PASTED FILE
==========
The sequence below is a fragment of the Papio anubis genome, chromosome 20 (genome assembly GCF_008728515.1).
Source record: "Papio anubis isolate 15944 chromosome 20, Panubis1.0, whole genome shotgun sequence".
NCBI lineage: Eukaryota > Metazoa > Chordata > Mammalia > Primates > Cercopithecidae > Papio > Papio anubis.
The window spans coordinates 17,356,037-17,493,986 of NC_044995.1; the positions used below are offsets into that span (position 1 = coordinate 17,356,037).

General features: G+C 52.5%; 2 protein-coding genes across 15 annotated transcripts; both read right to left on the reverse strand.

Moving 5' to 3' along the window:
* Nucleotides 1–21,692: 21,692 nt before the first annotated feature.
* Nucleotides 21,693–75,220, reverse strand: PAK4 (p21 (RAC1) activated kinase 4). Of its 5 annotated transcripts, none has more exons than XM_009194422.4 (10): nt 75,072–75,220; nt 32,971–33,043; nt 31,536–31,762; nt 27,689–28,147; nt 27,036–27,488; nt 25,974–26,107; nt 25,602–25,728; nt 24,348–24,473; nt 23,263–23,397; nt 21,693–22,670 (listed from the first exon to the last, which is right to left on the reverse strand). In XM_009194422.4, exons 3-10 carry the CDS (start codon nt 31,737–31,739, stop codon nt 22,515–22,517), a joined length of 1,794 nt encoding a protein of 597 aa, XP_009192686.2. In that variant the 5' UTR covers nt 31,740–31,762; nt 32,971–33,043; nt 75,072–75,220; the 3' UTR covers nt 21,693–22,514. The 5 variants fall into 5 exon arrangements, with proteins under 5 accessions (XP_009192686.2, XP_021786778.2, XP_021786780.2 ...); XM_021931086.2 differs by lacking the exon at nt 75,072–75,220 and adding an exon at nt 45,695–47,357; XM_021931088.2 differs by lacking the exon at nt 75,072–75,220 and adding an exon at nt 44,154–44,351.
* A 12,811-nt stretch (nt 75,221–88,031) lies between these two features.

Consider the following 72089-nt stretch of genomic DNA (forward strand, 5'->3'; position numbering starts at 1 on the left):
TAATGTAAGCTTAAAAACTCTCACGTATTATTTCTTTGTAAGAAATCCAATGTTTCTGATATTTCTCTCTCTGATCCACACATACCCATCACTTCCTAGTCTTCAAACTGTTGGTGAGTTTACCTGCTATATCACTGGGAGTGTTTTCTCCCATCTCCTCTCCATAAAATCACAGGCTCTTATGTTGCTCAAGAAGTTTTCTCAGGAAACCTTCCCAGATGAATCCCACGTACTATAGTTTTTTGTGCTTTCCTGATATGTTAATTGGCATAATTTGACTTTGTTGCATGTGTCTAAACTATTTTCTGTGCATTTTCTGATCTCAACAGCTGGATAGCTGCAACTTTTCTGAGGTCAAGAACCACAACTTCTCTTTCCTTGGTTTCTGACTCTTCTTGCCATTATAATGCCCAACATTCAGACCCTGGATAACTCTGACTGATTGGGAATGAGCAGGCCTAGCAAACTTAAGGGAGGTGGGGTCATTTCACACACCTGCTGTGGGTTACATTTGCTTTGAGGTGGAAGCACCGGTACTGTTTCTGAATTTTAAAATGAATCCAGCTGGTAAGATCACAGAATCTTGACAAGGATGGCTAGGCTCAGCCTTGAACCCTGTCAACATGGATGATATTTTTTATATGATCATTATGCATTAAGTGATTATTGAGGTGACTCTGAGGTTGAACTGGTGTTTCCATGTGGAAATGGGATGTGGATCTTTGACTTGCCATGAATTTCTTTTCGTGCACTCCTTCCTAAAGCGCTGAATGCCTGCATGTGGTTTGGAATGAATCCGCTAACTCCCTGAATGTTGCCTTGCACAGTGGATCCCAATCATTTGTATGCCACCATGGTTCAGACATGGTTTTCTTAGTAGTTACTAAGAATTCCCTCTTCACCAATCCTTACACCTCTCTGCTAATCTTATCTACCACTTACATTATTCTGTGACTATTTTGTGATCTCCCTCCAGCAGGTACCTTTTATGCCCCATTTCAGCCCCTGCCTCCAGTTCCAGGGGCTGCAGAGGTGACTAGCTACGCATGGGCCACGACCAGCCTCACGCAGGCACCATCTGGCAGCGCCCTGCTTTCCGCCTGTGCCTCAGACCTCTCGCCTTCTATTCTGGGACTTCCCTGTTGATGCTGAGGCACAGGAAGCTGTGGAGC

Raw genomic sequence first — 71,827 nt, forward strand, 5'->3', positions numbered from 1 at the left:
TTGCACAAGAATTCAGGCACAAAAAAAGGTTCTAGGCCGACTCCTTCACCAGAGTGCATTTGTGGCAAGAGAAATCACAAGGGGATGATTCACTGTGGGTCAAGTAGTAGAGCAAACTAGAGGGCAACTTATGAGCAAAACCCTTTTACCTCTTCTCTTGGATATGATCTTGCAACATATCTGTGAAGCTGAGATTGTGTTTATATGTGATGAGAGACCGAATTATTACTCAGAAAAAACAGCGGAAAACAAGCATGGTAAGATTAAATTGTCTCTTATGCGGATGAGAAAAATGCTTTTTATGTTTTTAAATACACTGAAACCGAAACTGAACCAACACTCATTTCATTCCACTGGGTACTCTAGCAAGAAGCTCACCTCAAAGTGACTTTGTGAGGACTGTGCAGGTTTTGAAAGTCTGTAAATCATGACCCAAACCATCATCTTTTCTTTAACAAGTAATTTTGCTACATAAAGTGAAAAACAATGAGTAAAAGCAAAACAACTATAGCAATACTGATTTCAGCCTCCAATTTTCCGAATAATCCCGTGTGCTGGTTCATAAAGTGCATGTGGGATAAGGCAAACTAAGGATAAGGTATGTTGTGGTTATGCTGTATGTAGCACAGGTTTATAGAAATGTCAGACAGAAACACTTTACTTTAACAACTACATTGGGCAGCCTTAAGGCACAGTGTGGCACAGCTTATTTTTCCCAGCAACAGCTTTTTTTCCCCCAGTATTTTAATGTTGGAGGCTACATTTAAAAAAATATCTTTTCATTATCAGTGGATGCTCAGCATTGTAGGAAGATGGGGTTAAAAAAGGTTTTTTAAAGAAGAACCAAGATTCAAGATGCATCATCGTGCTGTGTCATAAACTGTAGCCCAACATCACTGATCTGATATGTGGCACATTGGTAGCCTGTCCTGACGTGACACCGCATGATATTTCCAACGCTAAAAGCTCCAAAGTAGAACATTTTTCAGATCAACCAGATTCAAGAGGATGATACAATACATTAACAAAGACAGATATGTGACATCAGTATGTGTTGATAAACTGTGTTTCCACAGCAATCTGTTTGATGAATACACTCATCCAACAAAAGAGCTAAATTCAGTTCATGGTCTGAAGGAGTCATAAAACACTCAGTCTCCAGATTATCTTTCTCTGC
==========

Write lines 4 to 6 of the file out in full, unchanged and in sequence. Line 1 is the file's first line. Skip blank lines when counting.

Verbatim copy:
The window spans coordinates 17,356,037-17,493,986 of NC_044995.1; the positions used below are offsets into that span (position 1 = coordinate 17,356,037).

General features: G+C 52.5%; 2 protein-coding genes across 15 annotated transcripts; both read right to left on the reverse strand.

Moving 5' to 3' along the window: